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Every day we post 10 new Classical CD and DVD reviews. A free weekly summary is available by e-mail. MusicWeb is not a subscription site. To keep it free please purchase discs through our links.

  Classical Editor Rob Barnett    


RECORDING OF THE MONTH

Dmitri SHOSTAKOVICH (1907-1975)
Shostakovich: Symphony No. 11 in G minor Op. 103, The Year 1905 (1957)
London Symphony Orchestra/Mstislav Rostropovich
Recorded live March 2002, Barbican, London.

LSO LIVE LSO0030 [72’24"]

Superbudget

Crotchet £4.50


This stunning performance of Shostakovich’s Symphony No. 11 was recorded live at a series of concerts in London to celebrate Rostropovich’s 75th birthday last March. Conducting works by composers Rostropovich had known (Britten, Prokofiev and Shostakovich) all the concerts were notable for the intensity of the playing and the incandescence of the conductor, perhaps now at the zenith of his interpretative skills.

The Shostakovich was ecstatically received by London’s critics, and Rostropovich was given a standing ovation after the first concert performance of the symphony. How odd, therefore, that LSO Live should remove applause, which they had the misfortune to leave intact in their recording of Elgar’s First Symphony under Colin Davis, a much less notable recording than this one. If any recent live performance justifies the inclusion of applause it is this Shostakovich Eleventh, a helter-skelter of emotion and intensity.

The symphony is neither one of the composer’s best (suffering from the same bombast that disfigures the Twelfth) nor one of his most heard in the concert hall. Partly for that reason it is easier to be persuaded by the sheer bravura of this performance; ones of the Fifth, Eighth and Tenth nowadays lack the very quality this recording has in spades: a sense of newness, and a sense of rawness to the playing it is rare to hear from Western orchestras. Some years ago Bernard Haitink conducted two performances of the Eighth with the London Symphony Orchestra which, because they were so perfectly and so beautifully played, left this writer quite unmoved. That symphony simply cannot be played like that and actually mean anything. Rostropovich is a different animal altogether; the playing is superlative throughout, but there is a volcanic power underpinning an interpretation of wild dynamic extremes. Only a truly great orchestra can play pianissimos with the ghostly restlessness we hear in the opening movement (piano playing that has a kaleidoscope of inner-meaning to it); at the other extreme, such as the brass band fanfares in the second movement, only a truly great conductor can open up the multitude of textures so every instrument is given an inner clarity. Orchestra and conductor work together in such a symbiotic way that this recording actually seems the more remarkable for it.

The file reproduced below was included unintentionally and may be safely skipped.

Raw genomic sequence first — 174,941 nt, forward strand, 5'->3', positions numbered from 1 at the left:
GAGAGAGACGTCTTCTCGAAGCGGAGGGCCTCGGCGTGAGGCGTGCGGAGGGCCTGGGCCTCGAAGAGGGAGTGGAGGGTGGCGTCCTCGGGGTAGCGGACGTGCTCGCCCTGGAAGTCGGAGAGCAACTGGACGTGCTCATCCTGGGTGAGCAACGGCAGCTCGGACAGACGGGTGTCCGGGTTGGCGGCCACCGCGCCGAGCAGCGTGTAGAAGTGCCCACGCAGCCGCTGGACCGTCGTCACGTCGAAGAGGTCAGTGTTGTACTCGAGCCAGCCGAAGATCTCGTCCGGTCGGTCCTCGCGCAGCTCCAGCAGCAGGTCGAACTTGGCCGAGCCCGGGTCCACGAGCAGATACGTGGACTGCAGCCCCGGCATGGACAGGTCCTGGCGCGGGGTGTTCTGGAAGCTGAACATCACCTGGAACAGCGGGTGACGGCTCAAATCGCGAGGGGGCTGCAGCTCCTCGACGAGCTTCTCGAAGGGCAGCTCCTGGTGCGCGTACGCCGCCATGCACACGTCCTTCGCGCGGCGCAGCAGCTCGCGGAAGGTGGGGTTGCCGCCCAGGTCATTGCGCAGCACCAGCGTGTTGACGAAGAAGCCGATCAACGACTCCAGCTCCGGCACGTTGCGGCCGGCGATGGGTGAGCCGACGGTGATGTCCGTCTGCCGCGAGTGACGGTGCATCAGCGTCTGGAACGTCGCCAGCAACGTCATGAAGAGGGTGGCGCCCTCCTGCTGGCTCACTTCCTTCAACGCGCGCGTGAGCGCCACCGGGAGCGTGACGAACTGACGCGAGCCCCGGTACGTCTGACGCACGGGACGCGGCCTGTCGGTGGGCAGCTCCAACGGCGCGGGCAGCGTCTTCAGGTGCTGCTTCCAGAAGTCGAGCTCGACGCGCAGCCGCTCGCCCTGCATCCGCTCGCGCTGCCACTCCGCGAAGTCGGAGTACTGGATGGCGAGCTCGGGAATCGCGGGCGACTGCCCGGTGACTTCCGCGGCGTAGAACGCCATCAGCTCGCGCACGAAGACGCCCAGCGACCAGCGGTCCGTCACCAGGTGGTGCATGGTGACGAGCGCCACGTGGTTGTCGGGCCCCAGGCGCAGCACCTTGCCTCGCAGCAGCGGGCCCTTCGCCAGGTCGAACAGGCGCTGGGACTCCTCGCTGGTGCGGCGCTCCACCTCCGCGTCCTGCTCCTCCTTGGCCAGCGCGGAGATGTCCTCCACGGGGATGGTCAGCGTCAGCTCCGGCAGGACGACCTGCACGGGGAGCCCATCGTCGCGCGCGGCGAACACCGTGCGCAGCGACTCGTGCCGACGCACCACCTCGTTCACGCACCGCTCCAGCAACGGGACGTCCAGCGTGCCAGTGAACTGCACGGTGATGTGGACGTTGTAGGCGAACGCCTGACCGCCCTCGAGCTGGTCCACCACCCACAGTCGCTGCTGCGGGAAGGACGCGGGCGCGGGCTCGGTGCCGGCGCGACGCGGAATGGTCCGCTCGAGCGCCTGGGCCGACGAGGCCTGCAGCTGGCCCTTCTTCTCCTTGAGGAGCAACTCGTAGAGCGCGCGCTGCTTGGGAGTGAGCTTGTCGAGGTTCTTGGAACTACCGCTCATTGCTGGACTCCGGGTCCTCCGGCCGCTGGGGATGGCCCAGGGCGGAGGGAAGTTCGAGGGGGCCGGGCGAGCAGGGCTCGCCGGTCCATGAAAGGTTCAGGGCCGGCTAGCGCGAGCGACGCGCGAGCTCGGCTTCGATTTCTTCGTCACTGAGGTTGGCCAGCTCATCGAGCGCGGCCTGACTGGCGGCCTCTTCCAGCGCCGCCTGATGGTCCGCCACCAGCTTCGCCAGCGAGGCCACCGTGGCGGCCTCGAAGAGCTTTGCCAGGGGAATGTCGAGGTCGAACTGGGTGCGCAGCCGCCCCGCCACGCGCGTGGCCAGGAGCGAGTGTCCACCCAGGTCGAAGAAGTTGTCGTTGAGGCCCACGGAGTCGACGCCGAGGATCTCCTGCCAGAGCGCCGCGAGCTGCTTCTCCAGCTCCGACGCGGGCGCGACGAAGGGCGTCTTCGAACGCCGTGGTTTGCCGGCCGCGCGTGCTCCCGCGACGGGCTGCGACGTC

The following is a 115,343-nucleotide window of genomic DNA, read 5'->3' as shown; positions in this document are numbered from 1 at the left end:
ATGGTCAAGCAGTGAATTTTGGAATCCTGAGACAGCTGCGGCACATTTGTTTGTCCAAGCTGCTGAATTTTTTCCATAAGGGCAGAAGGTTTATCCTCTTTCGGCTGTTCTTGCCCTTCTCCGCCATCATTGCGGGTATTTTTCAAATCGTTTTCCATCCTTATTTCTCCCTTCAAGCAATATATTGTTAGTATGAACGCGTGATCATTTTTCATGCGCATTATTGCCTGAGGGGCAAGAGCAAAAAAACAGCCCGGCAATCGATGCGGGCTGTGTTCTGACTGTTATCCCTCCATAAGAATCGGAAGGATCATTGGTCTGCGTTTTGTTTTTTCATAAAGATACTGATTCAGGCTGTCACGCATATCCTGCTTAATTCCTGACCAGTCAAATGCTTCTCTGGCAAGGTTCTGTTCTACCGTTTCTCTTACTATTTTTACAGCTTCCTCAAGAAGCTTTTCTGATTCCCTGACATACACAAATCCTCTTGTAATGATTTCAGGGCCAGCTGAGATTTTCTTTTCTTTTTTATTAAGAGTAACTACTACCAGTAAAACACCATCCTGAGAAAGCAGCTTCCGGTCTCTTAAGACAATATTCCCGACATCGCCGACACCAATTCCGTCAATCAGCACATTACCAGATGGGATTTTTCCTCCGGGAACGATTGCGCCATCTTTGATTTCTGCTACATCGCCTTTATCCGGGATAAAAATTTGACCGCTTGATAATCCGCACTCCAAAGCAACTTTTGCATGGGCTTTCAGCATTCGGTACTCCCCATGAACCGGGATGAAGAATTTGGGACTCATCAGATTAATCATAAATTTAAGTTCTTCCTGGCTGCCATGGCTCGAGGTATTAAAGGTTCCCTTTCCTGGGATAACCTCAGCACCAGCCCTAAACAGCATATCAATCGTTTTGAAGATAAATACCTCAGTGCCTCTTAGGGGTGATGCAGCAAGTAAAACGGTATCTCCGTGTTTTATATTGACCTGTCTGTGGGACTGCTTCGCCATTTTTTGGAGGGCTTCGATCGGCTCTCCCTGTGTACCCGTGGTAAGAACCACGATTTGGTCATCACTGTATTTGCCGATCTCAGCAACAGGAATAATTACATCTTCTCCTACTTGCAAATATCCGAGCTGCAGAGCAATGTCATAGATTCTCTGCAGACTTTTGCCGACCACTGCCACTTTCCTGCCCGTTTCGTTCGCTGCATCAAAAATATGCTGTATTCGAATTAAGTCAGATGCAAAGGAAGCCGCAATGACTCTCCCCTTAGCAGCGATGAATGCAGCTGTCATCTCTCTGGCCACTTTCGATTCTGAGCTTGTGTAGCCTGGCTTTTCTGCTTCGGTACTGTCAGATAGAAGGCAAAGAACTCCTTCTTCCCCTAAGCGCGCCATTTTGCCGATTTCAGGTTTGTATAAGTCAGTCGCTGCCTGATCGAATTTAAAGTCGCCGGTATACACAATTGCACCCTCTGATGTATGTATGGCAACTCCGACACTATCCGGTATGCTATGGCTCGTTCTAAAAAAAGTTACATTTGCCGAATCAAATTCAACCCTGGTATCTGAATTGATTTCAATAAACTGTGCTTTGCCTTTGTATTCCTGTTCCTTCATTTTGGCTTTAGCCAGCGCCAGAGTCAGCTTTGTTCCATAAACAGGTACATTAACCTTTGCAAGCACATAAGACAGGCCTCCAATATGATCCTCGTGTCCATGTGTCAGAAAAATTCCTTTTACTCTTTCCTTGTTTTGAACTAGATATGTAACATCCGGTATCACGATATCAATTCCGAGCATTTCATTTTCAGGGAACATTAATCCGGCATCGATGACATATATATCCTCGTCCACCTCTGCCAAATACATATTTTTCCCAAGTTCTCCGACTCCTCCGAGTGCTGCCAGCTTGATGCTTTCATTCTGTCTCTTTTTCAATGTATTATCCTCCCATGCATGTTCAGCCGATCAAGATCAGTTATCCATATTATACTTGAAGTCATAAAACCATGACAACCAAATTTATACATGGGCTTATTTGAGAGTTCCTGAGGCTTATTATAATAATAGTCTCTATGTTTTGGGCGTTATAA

The Eleventh is contemporaneous with events in Hungary in 1956, yet, like all of Shostakovich’s symphonies after the Fourth, the work seems to invite universal truths into its interpretations and interpreters. Few conductors are more crushing in the climaxes of this work than Rostropovich, and even fewer are as tender in the more eerily quiet sections of the symphony. Rostropovich’s interpretation is based on a broad latitude of suffering most conductors simply do not bring to the symphonies of Shostakovich, and this is the very reason this particular performance can only be compared with the very greatest: Mravinsky in Prague in 1967 (available on Praga PR 254018) and in Leningrad in 1957 (on Russian Disc RDCD 11157).

The symphony must be a nightmare to record live, given that the balances are so extreme in the work. The LSO engineers do not entirely succeed – in the final movement from about 6’00 to 7’46 the sound seems congested, and the strings sound almost metallic and slightly grate on the ear. Moreover, playback needs to be at a very high volume to produce sufficient bass in the recording, a real problem when the dynamics of the work are so broadly based. When this performance is loud it is very loud; when it is quiet it is almost inaudible.

Despite this, it is a remarkable disc of a remarkable concert. Listen to the disc from 15’30 in the final movement to the work’s close (a sonorous gong) and you will experience world class playing allied with incredible musicianship. It is certainly the finest recording of the modern era.

Marc Bridle

 


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